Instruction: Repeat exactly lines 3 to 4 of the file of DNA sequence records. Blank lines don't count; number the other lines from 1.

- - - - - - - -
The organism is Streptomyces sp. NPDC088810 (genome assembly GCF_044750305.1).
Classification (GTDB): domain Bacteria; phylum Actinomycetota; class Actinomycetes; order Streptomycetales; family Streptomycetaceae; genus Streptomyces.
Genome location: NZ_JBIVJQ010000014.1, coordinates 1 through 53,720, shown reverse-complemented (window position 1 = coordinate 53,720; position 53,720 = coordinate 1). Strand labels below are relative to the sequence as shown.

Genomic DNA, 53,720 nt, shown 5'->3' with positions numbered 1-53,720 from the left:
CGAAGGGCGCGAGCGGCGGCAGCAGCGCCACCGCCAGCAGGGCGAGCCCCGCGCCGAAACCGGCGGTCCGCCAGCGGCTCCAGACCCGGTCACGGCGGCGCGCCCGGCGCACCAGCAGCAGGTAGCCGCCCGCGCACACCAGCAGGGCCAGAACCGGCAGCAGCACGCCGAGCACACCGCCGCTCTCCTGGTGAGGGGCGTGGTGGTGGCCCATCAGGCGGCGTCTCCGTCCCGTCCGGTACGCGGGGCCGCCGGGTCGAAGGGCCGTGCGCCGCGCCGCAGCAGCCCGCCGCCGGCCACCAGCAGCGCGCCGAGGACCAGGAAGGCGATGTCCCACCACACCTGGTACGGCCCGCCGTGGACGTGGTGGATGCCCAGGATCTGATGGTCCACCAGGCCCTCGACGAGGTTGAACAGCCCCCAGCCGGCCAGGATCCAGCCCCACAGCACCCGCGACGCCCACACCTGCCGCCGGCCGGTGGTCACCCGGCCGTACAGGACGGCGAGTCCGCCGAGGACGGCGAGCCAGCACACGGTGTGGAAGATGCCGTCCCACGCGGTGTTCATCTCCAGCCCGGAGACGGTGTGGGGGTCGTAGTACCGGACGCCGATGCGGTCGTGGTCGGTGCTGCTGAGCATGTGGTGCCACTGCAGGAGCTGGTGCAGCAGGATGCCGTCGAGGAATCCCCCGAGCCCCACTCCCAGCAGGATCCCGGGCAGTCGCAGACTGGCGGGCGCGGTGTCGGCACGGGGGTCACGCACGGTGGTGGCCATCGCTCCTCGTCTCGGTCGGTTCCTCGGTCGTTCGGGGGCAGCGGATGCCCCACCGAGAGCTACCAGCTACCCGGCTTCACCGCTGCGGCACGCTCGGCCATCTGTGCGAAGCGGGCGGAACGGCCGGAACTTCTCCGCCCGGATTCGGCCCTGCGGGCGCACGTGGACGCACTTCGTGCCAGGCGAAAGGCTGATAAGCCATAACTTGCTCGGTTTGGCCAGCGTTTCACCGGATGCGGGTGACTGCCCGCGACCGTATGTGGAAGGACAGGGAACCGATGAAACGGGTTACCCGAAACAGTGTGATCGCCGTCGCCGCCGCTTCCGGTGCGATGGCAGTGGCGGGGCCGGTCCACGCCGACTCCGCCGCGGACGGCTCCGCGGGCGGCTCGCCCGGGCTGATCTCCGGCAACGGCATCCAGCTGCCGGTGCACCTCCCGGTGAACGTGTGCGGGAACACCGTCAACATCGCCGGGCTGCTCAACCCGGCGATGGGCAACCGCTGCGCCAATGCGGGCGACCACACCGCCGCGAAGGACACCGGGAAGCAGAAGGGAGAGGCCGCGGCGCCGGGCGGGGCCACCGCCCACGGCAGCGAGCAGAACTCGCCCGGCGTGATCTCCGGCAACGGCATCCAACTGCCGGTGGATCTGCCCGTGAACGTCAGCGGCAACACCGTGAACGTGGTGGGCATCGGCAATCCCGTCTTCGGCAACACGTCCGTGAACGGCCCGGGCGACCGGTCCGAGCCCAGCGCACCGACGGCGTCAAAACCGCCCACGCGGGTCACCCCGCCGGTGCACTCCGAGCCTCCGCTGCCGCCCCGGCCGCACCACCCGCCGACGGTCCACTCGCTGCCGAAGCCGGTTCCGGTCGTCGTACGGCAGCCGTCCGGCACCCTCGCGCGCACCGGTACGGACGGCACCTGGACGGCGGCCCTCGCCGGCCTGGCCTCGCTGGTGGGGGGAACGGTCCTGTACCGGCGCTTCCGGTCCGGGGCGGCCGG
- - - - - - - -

Genome location: NZ_JBIVJQ010000014.1, coordinates 1 through 53,720, shown reverse-complemented (window position 1 = coordinate 53,720; position 53,720 = coordinate 1). Strand labels below are relative to the sequence as shown.

Genomic DNA, 53,720 nt, shown 5'->3' with positions numbered 1-53,720 from the left: